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Hospital Windows

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Parker and Bunter were the first through the hospital doors. Lady Mary lagged behind to pay off the taxi but followed in time to hear Parker demand, "Lord Peter Wimsey?" of the nurse on duty.

The nurse stared at him severely over her pince-nez. "And you are?"

Parker forcibly brought himself back under control. "Mr Parker, a friend. Oh, and this is Lady Mary, his sister, and Mr Bunter."

"Indeed." The nurse adjusted her pince-nez. "Lord Peter has left instructions that Mr Parker is to be admitted but has made no mention of you two." She pursed her mouth and managed to imply that this was evidently due to some fault of the visitors. "He's as comfortable as can be expected but should not be excited by too many visitors. I expect you to stay outside."

Bunter opened his mouth to object but Parker's hand closed on his arm. "Peter'll have a word and get you in - no need to kick up a fuss. Besides, I'd, er, rather not leave Lady Mary unattended." Parker judged it unlikely she would run off after so neatly reciting her supposed confession but he was unwilling to take the risk.

Bunter considered the matter for a moment. "Yes, sir," he said. "But... Gun shots, in the dark. I'm worried about his nerves."

"They haven't said anything about that," Parker said, "and it's the kind of thing they'd mention."

"Yes, sir," Bunter agreed politely.

"Took your dashed time!" Lord Peter objected gaily from under the ministrations of a nurse. "I say, where's Bunter? Not like the fellow to abandon me in my hour of need."

Parker kept his attention very firmly on Lord Peter's face and ignored the fact that his friend was half-naked. "The nurse wouldn't let him in. She said you hadn't asked he be admitted."

"Of course not! Bunter's a part of me - I didn't need to invite my right hand in, did I?"

"You explain it to the dragon on the door - I'm not."

"Still scorched? Poor Charles. And poor Bunter, sitting out there all on his lonesome."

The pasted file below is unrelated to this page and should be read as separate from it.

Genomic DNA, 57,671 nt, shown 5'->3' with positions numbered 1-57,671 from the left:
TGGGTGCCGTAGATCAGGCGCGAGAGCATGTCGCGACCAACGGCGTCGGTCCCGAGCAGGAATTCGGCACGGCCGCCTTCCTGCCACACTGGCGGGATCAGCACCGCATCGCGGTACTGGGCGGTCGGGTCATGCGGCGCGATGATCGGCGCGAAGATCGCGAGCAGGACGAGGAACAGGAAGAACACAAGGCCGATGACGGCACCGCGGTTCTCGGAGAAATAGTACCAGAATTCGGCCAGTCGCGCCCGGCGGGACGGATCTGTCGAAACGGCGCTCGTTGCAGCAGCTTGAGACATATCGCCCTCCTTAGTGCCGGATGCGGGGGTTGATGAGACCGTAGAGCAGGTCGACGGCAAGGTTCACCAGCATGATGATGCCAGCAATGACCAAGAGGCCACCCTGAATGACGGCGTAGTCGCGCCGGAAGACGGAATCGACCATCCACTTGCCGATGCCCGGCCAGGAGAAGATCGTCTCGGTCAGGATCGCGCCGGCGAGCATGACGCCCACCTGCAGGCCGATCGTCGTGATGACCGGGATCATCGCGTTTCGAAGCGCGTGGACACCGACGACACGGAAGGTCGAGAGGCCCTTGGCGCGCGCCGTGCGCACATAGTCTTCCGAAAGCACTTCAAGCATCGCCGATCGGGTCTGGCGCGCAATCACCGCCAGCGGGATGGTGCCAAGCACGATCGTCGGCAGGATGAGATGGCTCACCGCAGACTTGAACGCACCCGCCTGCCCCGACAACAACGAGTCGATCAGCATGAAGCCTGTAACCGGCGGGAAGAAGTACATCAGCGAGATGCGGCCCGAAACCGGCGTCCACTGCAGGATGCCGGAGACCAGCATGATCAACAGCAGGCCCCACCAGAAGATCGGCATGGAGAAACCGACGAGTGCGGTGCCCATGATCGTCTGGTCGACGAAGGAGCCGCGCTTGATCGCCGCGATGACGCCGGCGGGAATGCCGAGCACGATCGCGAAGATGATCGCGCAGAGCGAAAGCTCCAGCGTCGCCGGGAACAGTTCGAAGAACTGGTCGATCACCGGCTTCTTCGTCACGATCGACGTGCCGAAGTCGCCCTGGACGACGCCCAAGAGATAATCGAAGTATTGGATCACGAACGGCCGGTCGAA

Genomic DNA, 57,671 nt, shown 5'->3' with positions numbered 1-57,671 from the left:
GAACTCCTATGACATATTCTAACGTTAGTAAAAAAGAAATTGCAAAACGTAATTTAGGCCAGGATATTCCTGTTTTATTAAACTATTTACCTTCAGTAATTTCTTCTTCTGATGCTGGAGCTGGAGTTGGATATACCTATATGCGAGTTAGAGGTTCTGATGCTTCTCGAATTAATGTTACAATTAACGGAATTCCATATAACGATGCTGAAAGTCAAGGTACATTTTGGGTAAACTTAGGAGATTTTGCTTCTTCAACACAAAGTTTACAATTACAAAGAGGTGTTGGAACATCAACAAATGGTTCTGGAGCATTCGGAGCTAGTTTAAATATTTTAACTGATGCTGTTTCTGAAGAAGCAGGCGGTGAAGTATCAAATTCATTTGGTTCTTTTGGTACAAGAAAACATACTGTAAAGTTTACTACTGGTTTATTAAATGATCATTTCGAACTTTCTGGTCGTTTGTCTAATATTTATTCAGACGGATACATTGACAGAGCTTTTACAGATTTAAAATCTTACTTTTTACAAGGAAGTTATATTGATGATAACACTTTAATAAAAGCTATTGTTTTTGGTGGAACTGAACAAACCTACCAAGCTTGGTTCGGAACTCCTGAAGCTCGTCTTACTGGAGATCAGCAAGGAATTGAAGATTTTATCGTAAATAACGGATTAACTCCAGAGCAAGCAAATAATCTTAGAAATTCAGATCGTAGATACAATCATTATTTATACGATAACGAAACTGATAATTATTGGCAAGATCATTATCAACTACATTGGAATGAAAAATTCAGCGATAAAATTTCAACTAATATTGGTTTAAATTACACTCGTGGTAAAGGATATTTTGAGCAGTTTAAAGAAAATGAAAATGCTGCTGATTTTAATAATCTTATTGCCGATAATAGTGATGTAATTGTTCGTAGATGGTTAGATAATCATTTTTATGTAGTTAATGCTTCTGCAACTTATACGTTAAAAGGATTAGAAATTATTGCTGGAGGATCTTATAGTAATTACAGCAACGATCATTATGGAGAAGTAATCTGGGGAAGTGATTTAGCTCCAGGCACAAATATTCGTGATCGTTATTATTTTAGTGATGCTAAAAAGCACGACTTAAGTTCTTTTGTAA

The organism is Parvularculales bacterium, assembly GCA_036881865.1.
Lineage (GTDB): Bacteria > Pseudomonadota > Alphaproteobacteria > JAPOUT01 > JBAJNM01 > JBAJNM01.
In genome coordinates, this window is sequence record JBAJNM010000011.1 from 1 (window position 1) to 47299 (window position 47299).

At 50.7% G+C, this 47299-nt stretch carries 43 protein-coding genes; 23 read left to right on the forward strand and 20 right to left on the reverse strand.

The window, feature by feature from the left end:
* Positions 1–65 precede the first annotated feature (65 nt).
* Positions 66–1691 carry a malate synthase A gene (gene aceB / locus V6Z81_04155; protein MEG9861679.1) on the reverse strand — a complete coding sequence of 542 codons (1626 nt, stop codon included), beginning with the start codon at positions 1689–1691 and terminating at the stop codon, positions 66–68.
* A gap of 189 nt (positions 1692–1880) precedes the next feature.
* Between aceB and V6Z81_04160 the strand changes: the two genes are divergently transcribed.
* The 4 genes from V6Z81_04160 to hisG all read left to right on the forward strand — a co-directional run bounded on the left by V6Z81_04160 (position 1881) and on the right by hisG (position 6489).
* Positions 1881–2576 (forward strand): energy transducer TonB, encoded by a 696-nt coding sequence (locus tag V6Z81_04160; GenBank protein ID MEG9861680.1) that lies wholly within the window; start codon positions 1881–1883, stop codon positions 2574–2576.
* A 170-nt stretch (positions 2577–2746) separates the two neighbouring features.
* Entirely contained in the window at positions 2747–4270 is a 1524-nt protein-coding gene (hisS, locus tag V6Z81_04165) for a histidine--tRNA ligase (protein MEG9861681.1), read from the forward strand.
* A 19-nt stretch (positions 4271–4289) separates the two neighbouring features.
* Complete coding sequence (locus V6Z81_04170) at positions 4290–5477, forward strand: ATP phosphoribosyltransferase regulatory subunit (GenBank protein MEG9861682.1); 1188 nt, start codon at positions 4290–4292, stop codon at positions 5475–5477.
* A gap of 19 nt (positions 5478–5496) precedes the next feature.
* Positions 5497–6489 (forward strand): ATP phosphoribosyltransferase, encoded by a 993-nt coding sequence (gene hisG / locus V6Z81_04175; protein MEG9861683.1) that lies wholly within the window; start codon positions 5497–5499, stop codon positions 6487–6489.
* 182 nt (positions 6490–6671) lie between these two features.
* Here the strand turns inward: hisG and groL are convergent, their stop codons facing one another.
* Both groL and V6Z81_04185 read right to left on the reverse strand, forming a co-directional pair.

"Not quite. Lady Mary's out there too."

"Ah, dear, sweet Polly, who has lied at one time or another. But let's not talk about her - let's talk about me."

Parker, who had been desperately grasping for a way to steer the topic of conversation away from that touchy subject, was quite happy to acquiesce. Lord Peter was looking more cheerful than he had feared but hearing one's only sister had confessed to murdering her fiance would knock anybody, even if they hadn't just received a bullet in their shoulder. "What happened?"

"I was shot by a Socialist - the revolution is upon us! Raise the barricades! Ah, thank you, nurse. Much more comfortable. I've already bled through one bandage," he explained as the nurse left the room, his voice filled with obscure pride. "Who'd have thought the old man had so much blood in him, indeed."

Parker waited.

"Oh, very well. You're a spoilsport, Charles. I bumped into an old friend of Mary's and, together, we hied us hence to the Soviet Club to indulge in potatoes and carrots with our scarlet comrades. You're looking surprised, Charles, old dear."

"I didn't have you pegged as a Socialist," Charles said stolidly.

"Who can remain unconverted after he has but once heard the stirring words of Mr Coke? Only I didn't get to hear them, so am still a filthy capitalist and will be first against the wall. I just thought it would be jolly to find out more about Mary when she was emulating the cockney sparrow." He paused and some of the manic energy faded. "Thought it might help in getting Gerald off as well."

"Has it? No. Don't answer. The case can wait till you've healed a little. Then what?"